My Son has Down's Syndrome

I met Professor Thomas, who was wearing a vivid yellow bow tie. Out of the blue He mentioned, "Life is very different these days." I enquired if He was referring to the IT evolution. "Not just IT, it's everything. Life as it is now isn't any better or worse, it's just so different." 

I courageously announced that I am digitalising my books for IT platforms and He asked, "Are you an author too, have you written more than five books like me?" I replied "I have written seven books on the subject of Yoga for disabled people." He revealed his recent book was on the History of Radiography. "Not as appealing as Yoga", he added. He then further explained his personal interest was because he had a 29 years old son with Down's Syndrome.

I casually commented about there's not so many Down's syndrome babies being born these days. When instantly He raged about the expulsion of them before birth is outrageous and such an appalling lose to humanity!

In earnest I replied, "Down's syndrome people are the nicest people I know. For they have the natural human qualities of inspiring, endearing affection.  Furthermore, they take to Yoga like 'ducks to water' with their flexible bodies and ability to be 'in the present moment' more so than most of us." The professor nodded and grinned in agreement.

This conversation inspired me to write about Down's Syndrome and Yoga.

The hallmark of people born with Down's syndrome is that they have: characteristic facial appearances,  hyper-mobile joints,  a variety of associated medical conditions, some degree of intellectual disability and variable self-care skills.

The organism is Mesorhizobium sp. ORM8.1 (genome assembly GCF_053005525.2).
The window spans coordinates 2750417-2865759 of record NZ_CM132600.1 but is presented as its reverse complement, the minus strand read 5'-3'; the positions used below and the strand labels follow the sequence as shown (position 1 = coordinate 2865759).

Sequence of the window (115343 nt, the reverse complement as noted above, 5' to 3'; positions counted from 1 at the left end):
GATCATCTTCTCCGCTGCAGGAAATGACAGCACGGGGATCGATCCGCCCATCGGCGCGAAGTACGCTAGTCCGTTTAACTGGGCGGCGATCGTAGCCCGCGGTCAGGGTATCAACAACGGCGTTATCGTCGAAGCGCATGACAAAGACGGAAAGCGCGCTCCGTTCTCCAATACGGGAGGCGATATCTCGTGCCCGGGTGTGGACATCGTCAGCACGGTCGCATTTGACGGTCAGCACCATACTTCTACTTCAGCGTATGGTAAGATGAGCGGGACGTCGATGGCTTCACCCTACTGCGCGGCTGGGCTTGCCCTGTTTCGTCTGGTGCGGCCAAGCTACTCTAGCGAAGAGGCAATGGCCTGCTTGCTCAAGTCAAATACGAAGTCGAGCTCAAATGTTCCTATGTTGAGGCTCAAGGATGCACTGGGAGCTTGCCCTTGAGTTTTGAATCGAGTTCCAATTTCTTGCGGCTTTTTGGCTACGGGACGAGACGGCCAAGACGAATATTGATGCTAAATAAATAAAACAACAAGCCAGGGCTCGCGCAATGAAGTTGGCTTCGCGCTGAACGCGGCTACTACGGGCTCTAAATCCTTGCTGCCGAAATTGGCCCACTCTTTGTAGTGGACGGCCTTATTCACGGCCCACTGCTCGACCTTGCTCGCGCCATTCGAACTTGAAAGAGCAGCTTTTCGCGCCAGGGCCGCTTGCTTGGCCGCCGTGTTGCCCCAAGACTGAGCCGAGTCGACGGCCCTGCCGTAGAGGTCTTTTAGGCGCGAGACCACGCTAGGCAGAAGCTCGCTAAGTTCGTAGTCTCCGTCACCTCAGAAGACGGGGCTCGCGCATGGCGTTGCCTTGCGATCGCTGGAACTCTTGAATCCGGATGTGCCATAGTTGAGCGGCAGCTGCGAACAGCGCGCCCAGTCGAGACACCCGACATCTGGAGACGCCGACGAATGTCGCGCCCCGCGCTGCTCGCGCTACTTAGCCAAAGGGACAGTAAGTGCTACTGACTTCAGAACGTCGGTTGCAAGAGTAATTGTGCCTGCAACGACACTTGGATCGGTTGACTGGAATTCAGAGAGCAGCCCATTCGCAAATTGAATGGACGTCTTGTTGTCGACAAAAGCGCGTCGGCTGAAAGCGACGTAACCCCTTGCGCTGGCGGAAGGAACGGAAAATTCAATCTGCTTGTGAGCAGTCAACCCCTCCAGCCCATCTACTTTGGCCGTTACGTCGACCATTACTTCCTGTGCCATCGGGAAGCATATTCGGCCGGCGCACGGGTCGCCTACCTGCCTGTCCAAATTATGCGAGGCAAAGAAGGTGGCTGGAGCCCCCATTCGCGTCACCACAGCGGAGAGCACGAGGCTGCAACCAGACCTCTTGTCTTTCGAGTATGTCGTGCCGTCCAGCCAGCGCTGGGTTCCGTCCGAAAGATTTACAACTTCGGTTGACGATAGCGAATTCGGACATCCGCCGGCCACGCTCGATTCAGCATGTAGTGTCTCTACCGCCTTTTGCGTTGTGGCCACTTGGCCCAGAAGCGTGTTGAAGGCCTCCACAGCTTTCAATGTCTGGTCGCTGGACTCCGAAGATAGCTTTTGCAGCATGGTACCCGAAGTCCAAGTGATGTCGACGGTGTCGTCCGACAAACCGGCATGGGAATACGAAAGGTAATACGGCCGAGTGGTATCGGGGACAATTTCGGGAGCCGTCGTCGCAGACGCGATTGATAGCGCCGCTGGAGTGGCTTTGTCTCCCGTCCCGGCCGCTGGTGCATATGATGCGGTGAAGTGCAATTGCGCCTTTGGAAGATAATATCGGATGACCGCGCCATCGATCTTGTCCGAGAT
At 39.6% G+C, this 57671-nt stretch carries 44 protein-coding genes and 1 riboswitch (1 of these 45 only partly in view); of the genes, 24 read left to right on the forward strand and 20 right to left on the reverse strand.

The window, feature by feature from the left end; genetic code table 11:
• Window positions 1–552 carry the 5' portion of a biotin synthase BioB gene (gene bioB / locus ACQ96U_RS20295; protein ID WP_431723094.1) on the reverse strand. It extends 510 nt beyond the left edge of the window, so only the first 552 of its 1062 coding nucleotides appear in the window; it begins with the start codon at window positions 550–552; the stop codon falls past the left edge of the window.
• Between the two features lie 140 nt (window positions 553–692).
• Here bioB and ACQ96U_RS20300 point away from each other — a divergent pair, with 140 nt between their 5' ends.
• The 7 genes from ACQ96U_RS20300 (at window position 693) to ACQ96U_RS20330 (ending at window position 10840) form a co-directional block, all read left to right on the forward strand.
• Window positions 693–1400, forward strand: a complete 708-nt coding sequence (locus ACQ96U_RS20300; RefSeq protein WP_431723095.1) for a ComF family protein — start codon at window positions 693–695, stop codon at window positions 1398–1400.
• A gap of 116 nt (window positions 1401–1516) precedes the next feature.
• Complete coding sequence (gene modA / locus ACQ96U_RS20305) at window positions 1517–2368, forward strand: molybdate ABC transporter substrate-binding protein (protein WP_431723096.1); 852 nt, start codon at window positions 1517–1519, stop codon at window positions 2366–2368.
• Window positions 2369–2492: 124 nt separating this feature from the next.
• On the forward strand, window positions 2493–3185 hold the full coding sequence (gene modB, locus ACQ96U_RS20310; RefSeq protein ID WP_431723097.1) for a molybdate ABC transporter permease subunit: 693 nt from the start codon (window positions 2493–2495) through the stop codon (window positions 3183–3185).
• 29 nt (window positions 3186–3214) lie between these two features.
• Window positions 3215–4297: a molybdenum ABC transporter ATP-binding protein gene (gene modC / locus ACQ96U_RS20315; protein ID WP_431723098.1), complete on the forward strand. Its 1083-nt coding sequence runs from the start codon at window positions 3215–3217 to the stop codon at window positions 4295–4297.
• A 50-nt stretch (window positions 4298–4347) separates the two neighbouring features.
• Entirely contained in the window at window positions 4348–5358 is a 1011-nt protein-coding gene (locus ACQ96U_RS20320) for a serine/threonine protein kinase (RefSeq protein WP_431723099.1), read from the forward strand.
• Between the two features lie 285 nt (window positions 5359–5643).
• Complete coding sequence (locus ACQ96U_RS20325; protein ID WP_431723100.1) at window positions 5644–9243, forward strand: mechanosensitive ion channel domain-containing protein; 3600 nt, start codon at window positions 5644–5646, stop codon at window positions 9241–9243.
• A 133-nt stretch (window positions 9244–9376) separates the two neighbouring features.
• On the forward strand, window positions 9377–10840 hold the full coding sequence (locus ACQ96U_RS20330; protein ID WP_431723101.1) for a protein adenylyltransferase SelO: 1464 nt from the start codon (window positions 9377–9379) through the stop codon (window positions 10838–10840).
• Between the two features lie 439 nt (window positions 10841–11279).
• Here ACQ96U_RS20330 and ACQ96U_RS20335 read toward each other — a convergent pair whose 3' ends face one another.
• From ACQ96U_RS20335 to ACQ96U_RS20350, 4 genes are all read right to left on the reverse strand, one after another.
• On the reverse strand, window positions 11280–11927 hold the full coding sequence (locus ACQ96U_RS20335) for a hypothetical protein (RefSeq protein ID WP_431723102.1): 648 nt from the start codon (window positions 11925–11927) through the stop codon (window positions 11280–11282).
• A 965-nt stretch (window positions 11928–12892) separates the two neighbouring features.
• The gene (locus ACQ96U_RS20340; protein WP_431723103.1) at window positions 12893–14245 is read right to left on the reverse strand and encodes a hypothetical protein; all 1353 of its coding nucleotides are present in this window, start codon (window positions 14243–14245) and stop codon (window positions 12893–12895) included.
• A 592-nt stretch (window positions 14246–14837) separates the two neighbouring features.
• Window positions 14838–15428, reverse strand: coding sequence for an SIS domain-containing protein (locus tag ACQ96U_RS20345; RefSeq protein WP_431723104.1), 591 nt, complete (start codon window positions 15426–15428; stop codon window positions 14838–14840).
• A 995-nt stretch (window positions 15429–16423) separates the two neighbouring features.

Up to the last decade or so, this condition occurred in every 700 births, more often in boys than girls. Most of the people with Down's syndrome I know are good-natured with a good sense of rhythm, however some do have a stubborn personality.

Congenital heart disease is present in approximately half born with Down's syndrome. In which case, care is needed with techniques requiring lying on the back and must be avoided in severe cases.

Down's syndrome people respond very well to Yoga. Because they are good mimics and can copy the yoga movements quite well with their flexible joints. 

Their supple mobility is not a problem, but there is a need to be aware of possible atlanto-axial instability (misalignment between the first two vertebrae of the neck, just below the skull) hence care is needed to limit extending the neck. 

People with Down's syndrome often have tight heel cords. Yoga movements that stretch the heel cords are very beneficial to people with Down's syndrome. They tend to have weakness, especially in the abdomen with poor core-stability, and limited strength in the shoulders and the hips, as well as the ankles. 

Usually they have poor isolation of movement, which is more to do with their awareness of limbs. If you instruct them to move the leg, they can copy you, but if you say 'move the leg', it's the understanding of where the leg is, and to isolate that movement, that is their difficulty. Terms such as 'back', 'other side', 'turn round' are difficult concepts for people with Down's syndrome to understand. 

The practice of YOU & ME Yoga Postures will definitely help improve their understanding and improve their performance of the movements in quite a short time. As well as help strengthen their muscles and control of the joints. Needless to say, the most important aspects to teach people with Down's syndrome are: body awareness, spatial awareness, coordination and breath control. 

Here is a young man performing his Ostrich, Twist and Lotus Postures.